After the Big One, what’s next?

After more than 60,000 people descended on Westminster in April (including many from Lewes) to demand an end to fossil fuels, has the government responded to the protest’s demands? If not, where does climate protest go from here? Mark Engineer of XR Lewes explores what’s in store.

The Big One in Numbers

Days of action: Four.

Attendees: Tens of thousands, peaking with an estimated 60,000 at the “Earth Day” march for biodiversity on Saturday 22nd.

Organisations involved: Over 200. As well as environmental groups (including big beasts like Greenpeace and Friends of the Earth), this included many organisations, like Black Lives Matter, Debt Justice and Fuel Poverty Action, whose focus isn’t primarily environmental. There was also a significant presence from unions and faith groups, as well as businesses like Patagonia, Ecotricity, and Lewes-based Human Nature. (And, of course, Transition Town. We were particularly delighted to see the indefatigable Juliet Oxborrow!)

Laws broken: None. Not one. Zero. Zilch. Nada. We’ve never been so well behaved!


Our Highlights

Friday 21st: The colour and energy of the “People’s Pickets” outside Government departments. Also (shameless self-promotion time!) having the chance to speak outside DEFRA about the Dirty Water campaign.

Saturday 22nd: What else but the Earth Day March? Huge, collaborative and joyous. The wonderful Barbara Keal, along with the legendary Coat of Hopes, was a stellar Lewes appearance!

Sunday 23rd: The marathon. So much blah, blah, blah before the race about how we would disrupt it. In the end we actively protected it from disruption! Spectators were hugely positive, sharing their thoughts and concerns, and we heard some really enlightened and positive comments from one of the key organisers after the event. You can read more and listen to his comments here.

Monday 24th: A brilliant, impassioned speech and song from the partner of one of the two Just Stop Oil activists who were jailed for the Dartford Crossing protest. (We can’t find the speech online anywhere. If anyone has a link, please send it to us so we can share it!)


Our Lowlights

 The no-show by the huge, powerful conservation groups, including the RSPB and the National Trust, who had recently threatened to take to the streets. These groups have millions of members. They could have made such a difference. But where were they? Was it all talk? Why did they choose not to join us? If you’re reading this and you’re a member, please write and ask them!

The relative lack of response from traditional media. We expected this, but it’s still disappointing.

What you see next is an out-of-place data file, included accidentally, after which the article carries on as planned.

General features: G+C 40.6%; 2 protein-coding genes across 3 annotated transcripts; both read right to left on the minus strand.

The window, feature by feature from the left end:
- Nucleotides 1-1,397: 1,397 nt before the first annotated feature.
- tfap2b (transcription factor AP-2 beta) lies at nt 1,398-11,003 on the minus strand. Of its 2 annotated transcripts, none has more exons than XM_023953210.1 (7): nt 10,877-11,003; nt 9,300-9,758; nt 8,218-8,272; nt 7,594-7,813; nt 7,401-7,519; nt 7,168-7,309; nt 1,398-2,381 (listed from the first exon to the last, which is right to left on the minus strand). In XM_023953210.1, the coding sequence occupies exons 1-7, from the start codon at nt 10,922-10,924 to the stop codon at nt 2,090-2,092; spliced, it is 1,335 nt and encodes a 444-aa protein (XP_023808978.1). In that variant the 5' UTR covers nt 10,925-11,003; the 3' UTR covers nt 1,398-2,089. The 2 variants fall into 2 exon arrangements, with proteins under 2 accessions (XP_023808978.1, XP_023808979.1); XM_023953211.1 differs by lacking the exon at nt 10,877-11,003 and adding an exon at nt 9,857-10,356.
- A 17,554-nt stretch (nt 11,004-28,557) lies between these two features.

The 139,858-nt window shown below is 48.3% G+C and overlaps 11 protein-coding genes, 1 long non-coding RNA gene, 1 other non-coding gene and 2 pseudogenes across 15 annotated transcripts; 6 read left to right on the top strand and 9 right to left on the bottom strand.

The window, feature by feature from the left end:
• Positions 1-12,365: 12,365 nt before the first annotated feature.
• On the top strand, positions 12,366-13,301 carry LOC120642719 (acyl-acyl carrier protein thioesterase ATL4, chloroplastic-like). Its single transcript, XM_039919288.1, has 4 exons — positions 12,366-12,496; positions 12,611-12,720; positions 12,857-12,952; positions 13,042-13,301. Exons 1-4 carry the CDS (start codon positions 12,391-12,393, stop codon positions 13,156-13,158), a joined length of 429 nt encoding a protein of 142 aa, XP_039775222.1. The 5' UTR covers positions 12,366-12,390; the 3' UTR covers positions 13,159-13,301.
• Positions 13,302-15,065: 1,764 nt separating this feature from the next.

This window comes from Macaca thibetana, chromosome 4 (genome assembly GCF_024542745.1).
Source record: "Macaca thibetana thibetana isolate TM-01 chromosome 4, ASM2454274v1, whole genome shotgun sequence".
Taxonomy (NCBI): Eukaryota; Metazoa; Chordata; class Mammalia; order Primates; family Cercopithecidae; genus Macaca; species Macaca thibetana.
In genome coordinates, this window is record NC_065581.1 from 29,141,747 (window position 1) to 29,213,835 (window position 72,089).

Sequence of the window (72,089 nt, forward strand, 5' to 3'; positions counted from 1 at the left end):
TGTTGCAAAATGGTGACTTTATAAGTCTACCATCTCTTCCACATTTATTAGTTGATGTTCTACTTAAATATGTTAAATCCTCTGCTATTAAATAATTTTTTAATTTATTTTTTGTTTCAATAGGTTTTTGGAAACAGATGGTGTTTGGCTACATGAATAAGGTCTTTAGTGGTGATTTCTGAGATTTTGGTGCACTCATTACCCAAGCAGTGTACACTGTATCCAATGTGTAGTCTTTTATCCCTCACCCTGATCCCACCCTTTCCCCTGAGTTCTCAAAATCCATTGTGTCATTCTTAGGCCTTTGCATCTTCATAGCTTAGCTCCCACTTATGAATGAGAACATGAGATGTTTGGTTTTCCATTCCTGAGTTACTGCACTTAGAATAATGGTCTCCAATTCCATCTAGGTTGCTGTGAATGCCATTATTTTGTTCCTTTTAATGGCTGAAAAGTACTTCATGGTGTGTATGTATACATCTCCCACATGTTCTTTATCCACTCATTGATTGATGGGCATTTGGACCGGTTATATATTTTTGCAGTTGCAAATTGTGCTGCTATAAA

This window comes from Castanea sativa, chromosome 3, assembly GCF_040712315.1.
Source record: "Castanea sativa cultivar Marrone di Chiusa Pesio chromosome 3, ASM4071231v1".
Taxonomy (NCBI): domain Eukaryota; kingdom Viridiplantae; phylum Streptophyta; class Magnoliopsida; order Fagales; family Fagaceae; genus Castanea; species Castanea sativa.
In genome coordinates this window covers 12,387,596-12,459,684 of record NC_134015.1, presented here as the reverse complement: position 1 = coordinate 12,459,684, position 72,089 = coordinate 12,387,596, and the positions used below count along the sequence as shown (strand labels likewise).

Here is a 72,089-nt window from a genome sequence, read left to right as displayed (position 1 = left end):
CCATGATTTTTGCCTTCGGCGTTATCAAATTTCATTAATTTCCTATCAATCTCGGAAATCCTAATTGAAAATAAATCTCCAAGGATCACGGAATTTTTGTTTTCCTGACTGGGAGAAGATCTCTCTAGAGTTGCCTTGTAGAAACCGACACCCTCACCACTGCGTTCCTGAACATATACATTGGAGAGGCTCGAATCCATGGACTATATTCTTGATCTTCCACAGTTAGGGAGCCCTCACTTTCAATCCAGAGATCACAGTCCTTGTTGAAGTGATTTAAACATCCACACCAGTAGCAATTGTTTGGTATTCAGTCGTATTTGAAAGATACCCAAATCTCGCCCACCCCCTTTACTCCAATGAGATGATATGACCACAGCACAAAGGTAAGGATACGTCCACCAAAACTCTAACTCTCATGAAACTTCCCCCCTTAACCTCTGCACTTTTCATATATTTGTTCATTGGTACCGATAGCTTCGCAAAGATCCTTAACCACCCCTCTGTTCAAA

The absolute lack of response from Government. We gave them until 5pm on the Monday to respond to our demands. And we got nothing. Zilch. Zero. Diddly-squat.


Overall impressions

 It felt like a largely positive exercise, and well worth all the time invested. 60,000 attendees, though short of our target of 100,000, was still by some distance the largest single climate protest in UK history. That is a great thing in itself.  But we’re most excited about the number of organisations that took part. We’ve talked for so long about needing a “movement of movements”, a “moderate flank” to the environmental movement. But it’s never really happened. Could this be what finally makes it happen?

The complete lack of response from Government (not even an acknowledgement!) was obviously disappointing. It seems ministers love to preach about the “right to legitimate protest” when they are upbraiding activists for non violent direct action. And yet when record numbers gather in entirely peaceful, lawful protest, they can’t even be bothered to recognise the fact.


What’s next?

Given the above, it’s clear that a new strategy is needed.

The central message from XR is “Go back to your communities and prepare for something even bigger.” There are currently three key areas of focus – supporting pickets and Union action, organising locally, and taking part in non violent direct action. You can find out more here or email

The other thing – and this is really key – will be what the other organisations do next. Will Greenpeace, FOE, BLM, the Unions and all the rest of them really throw their weight behind this? Who else will get involved? If you’re a member of one of these groups, please ask them! And if you’re a member of a local group and would like that group to be involved, please email xrlewes@gmailcom

You’ll be hearing more for me on all this soon!

Until then, signing off with love, hope and solidarity.




Submit a Comment

Your email address will not be published. Required fields are marked *